Blowing Bubbles in Painting
One of the most famous canvases by Sir John Millais was painted in 1885-86 - a boy blowing bubbles with a pipe and a bowl of soap suds. The boy was the artist’s grandson, Willie Milbourne James, aged about five.
The painting was acquired by Sir William Ingram of the Illustrated London News, it was reproduced and presented in the weekly newspaper as a colour plate, where it was seen by Thomas J. Barratt, managing director of A&F Pears. Barratt purchased the original painting from Ingram for £2,200 which gave him exclusive copyright on the picture. Millais' permission was sought in order to alter the picture by the addition of a bar of Pears Soap, so that it could be used for the purposes of advertising. At the time Millais was one of the most popular artists in Britain and he was initially apprehensive the prospect of his work and his grandson, being the subject of commercial exploitation. However when he was shown the proofs of the proposed advertisements he grew to appreciate the idea, which portrayed the soap as if the child had used it to make the bubbles.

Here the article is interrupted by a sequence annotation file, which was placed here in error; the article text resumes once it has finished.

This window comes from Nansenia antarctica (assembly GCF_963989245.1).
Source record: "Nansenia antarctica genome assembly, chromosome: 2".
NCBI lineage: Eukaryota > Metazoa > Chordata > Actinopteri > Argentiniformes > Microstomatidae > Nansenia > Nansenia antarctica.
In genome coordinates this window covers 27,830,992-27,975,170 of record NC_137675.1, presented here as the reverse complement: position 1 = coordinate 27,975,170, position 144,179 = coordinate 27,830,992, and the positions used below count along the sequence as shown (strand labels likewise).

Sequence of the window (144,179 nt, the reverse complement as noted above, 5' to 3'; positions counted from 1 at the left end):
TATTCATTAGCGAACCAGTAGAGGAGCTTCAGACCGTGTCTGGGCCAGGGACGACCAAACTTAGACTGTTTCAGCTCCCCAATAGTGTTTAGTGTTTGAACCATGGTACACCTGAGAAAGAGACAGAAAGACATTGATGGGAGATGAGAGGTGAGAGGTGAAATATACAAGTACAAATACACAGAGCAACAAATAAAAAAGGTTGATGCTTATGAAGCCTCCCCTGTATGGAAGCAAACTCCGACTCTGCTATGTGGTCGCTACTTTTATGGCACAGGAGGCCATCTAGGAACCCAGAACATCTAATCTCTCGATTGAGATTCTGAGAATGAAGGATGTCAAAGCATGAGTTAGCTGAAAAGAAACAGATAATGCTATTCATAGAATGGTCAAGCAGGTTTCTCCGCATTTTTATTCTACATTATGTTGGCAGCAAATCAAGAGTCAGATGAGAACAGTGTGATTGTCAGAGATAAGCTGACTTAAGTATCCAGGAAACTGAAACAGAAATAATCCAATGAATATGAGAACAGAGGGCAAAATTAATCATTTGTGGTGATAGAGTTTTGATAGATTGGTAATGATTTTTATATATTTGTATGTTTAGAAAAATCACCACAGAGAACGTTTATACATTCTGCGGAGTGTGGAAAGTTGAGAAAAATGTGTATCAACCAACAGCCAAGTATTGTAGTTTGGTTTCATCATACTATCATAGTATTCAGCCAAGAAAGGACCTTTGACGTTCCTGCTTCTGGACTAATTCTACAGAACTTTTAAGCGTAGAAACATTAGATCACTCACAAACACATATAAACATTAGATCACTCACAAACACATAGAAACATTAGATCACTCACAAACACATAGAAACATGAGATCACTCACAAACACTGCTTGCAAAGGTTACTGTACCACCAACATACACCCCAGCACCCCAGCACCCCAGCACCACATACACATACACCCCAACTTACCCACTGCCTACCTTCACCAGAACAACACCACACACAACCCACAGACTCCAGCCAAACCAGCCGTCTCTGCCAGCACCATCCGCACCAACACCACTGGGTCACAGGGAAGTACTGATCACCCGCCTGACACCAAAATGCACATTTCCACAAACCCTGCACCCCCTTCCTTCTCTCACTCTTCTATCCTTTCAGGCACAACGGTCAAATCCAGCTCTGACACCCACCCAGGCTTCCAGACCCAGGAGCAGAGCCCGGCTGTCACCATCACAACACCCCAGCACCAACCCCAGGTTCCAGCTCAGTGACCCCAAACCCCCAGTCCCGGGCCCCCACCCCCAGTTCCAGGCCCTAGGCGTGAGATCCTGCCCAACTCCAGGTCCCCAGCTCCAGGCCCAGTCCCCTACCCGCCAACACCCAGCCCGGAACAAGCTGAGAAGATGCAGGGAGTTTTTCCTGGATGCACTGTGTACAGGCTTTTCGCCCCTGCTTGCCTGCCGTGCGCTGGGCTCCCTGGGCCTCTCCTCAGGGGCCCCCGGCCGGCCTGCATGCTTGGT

William Milbourne James later rose to the rank of Admiral in the British navy, he was known as "Bubbles" for the rest of his life.